Some vacuum cleaners simply spread dust and other allergens around, which really sucks if you have allergies. Here’s how to find the right vacuum — and use it the right way.
Your carpets are teeming with tiny allergy instigators — dust mites, pet dander, and pollen. The obvious solution is to vacuum regularly, but ridding your rugs of allergens isn’t that simple. Sometimes vacuuming can simply spread the sneeze-promoting stuff around your home, inflaming your allergy symptoms even more.
Here are a few tips to finding an allergy-friendly vacuum cleaner and containing carpet dust, dirt, and dander before it can get into the air — and into your nose.
Why vacuuming doesn’t always work
Dust mites, pollen, and pet dander settle on fabrics throughout your home, including on your curtains and bedding. Carpets, with their large surface area, are particularly fertile ground for these allergens.
Vacuuming is one way to suck up dust and dander, but it isn’t always efficient. Sometimes vacuuming simply stirs dust mites around, rather than removing them, according to a study from Woolcock Institute of Medical Research in Australia. In fact, vacuum cleaners can increase levels of dust particles in the air that contribute to allergies, another study found. That’s why it’s important to buy the right model.
Which vacuum cleaners work best
“There are many vacuum cleaners on the market that claim to be suited to allergy sufferers. The most important aspect to look for is HEPA (high efficiency particulate air) filtration which is finding its way into some very affordable models,” said Woolcock allergy researcher, Jason Sercombe. A HEPA filter traps more than 99 percent of the tiniest particles so they can’t get out into the air of your home.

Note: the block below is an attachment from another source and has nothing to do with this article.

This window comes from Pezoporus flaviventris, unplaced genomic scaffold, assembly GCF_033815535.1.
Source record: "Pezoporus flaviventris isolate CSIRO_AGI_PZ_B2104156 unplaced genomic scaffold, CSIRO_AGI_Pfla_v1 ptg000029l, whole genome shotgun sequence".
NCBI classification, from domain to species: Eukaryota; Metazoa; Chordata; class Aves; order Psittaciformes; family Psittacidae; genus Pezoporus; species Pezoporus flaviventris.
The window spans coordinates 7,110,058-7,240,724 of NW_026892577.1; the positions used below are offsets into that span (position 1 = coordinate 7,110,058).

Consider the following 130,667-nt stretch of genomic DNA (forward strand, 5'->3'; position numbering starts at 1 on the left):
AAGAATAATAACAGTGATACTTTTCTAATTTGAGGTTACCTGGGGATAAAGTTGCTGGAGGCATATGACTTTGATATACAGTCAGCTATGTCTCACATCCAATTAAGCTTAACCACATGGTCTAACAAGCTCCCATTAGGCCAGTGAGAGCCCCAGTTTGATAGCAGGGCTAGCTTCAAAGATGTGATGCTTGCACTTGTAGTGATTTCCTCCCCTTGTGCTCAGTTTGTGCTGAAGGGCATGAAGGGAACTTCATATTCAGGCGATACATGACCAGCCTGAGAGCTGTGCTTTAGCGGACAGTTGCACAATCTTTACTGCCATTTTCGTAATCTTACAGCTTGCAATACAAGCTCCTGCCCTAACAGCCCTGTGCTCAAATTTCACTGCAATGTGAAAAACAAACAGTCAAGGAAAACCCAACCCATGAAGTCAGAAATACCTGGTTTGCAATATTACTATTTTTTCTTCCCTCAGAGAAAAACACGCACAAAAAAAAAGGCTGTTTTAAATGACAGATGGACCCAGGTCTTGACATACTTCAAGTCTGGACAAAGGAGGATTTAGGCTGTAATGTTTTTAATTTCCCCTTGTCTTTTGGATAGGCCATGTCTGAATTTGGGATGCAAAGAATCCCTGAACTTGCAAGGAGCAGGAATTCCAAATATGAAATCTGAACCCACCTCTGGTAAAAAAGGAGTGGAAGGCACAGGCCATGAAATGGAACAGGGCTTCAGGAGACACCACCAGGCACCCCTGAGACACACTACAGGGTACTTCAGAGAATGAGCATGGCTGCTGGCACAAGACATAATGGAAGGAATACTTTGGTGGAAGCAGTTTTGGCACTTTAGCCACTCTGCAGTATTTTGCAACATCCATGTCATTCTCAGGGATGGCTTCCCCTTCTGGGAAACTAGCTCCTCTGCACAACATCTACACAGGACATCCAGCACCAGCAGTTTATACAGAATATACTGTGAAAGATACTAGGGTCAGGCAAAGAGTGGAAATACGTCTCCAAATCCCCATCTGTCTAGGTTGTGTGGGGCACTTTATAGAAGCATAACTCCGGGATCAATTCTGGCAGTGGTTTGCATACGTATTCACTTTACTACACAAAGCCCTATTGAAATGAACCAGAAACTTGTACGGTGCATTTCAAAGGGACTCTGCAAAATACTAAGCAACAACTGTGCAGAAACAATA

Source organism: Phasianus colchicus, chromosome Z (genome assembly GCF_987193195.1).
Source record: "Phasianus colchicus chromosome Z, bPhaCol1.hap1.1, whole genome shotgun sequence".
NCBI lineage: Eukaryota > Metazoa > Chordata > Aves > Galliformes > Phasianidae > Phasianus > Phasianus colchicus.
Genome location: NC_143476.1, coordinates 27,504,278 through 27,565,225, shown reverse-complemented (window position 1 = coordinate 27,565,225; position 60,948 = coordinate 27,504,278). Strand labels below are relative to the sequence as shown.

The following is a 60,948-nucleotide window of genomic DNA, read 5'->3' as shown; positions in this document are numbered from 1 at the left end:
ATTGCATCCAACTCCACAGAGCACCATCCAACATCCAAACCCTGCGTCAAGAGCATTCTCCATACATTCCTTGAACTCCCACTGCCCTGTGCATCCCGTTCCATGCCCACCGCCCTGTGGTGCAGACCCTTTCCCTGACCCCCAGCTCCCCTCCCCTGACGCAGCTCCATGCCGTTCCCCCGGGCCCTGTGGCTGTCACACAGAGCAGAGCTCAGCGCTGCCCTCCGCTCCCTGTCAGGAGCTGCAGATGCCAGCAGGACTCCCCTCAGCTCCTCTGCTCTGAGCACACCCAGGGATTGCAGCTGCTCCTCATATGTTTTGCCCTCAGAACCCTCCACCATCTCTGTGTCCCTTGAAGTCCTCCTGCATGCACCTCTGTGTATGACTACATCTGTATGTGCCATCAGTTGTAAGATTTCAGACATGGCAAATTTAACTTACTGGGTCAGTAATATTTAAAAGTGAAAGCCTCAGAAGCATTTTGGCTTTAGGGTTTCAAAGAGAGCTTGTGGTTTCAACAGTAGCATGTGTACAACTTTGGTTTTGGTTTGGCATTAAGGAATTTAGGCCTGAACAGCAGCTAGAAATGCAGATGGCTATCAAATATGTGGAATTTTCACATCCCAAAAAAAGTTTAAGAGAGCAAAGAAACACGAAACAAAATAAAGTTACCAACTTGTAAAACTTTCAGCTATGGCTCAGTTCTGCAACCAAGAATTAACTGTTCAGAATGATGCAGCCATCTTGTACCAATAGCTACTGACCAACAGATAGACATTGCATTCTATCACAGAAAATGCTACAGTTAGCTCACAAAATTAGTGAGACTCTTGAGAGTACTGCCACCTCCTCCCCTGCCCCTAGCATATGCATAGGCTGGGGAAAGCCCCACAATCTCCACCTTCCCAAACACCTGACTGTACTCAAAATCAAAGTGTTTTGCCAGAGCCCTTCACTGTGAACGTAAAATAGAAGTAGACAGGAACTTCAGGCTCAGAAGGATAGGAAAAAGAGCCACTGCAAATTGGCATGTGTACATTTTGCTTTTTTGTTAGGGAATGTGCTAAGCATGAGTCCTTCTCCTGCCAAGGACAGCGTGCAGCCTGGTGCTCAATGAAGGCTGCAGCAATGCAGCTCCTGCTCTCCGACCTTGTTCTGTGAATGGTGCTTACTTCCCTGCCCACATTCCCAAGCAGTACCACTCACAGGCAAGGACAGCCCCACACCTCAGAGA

Yet a HEPA filter alone isn’t enough. Vacuum design is important, too. The vacuum should be completely sealed on all sides to prevent any dust particles from escaping. Other features to look for include a rotating brush on the head, which removes more allergens and dirt than other types of heads, and a two- or three-layer bag, which holds in dust better than the one-layered variety.
Some high-tech vacuum cleaner models are UV-C-equipped, meaning they use ultraviolet light to kill dust mites. Are they worth the higher cost? Research finds the technology is twice as effective as traditional vacuums at wiping out infection-causing germs, but whether it works on dust mites isn’t clear.
Before buying a vacuum cleaner, check Consumer Reports or other review sites to see which models scored highest for allergies. This is one purchase where you might want to splurge on a higher-end brand. Research finds newer, more expensive vacuum models emit less pollution than older ones.
Another option is to install a central vacuum. Though pricier than traditional upright models, central vacuums pump dust and dirt outside your home and safely away from your family.
Maintain your vacuum
Simply buying a good vacuum cleaner isn’t enough. You also need to maintain it. Make sure the suction works well. Otherwise, the vacuum will stir up more dust than it takes in. Periodically check that the seals and gaskets are still in good working order. They make the vacuum more efficient. If your vacuum predates much of your furniture, consider replacing it.
Try to vacuum at least once or twice a week. When you do pull out the vacuum, put on a mask. That way, any dust that does get kicked up won’t go into your nose.
Run the vacuum over your carpets several times in a row to make sure you’ve picked up all the tiny particles. It can take as many as eight passes to get your carpets fully clean. Get behind and under furniture, too. Dust mites and pet dander can hide there.
If your vacuum has a bag, empty it when it’s only half-full. The more stuffed the bag becomes, the less air flows through the vacuum and the weaker the suction becomes. Also replace your vacuum’s HEPA filter (if it has one) every six to 12 months.
No matter how high quality your vacuum cleaner is or how often you clean your carpets, you can’t entirely wipe out dust and other allergens. If indoor allergens are still bugging you, your best bet is to pull up the carpets and replace them with hard wood or tile floors.
March 30, 2020
Janet O’Dell, RN